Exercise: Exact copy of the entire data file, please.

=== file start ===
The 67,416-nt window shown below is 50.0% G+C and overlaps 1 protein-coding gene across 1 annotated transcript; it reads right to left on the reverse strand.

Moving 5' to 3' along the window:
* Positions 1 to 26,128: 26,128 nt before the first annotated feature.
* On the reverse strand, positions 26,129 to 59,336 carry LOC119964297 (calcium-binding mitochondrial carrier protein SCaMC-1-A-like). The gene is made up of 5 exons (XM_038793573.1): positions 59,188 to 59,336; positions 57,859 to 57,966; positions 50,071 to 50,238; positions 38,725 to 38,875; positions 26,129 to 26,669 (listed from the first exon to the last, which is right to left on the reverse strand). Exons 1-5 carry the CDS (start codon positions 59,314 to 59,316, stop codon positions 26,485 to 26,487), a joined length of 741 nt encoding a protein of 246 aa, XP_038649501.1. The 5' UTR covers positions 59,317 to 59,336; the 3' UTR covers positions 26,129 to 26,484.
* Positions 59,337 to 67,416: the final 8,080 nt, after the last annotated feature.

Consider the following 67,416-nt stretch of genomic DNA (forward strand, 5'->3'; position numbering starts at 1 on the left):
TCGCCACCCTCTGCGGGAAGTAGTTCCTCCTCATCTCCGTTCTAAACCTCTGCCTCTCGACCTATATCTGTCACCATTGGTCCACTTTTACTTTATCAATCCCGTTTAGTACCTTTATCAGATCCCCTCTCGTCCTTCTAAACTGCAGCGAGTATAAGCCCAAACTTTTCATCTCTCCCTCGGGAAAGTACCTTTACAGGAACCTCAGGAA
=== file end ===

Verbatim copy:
The 67,416-nt window shown below is 50.0% G+C and overlaps 1 protein-coding gene across 1 annotated transcript; it reads right to left on the reverse strand.

Moving 5' to 3' along the window:
* Positions 1 to 26,128: 26,128 nt before the first annotated feature.
* On the reverse strand, positions 26,129 to 59,336 carry LOC119964297 (calcium-binding mitochondrial carrier protein SCaMC-1-A-like). The gene is made up of 5 exons (XM_038793573.1): positions 59,188 to 59,336; positions 57,859 to 57,966; positions 50,071 to 50,238; positions 38,725 to 38,875; positions 26,129 to 26,669 (listed from the first exon to the last, which is right to left on the reverse strand). Exons 1-5 carry the CDS (start codon positions 59,314 to 59,316, stop codon positions 26,485 to 26,487), a joined length of 741 nt encoding a protein of 246 aa, XP_038649501.1. The 5' UTR covers positions 59,317 to 59,336; the 3' UTR covers positions 26,129 to 26,484.
* Positions 59,337 to 67,416: the final 8,080 nt, after the last annotated feature.

Consider the following 67,416-nt stretch of genomic DNA (forward strand, 5'->3'; position numbering starts at 1 on the left):
TCGCCACCCTCTGCGGGAAGTAGTTCCTCCTCATCTCCGTTCTAAACCTCTGCCTCTCGACCTATATCTGTCACCATTGGTCCACTTTTACTTTATCAATCCCGTTTAGTACCTTTATCAGATCCCCTCTCGTCCTTCTAAACTGCAGCGAGTATAAGCCCAAACTTTTCATCTCTCCCTCGGGAAAGTACCTTTACAGGAACCTCAGGAA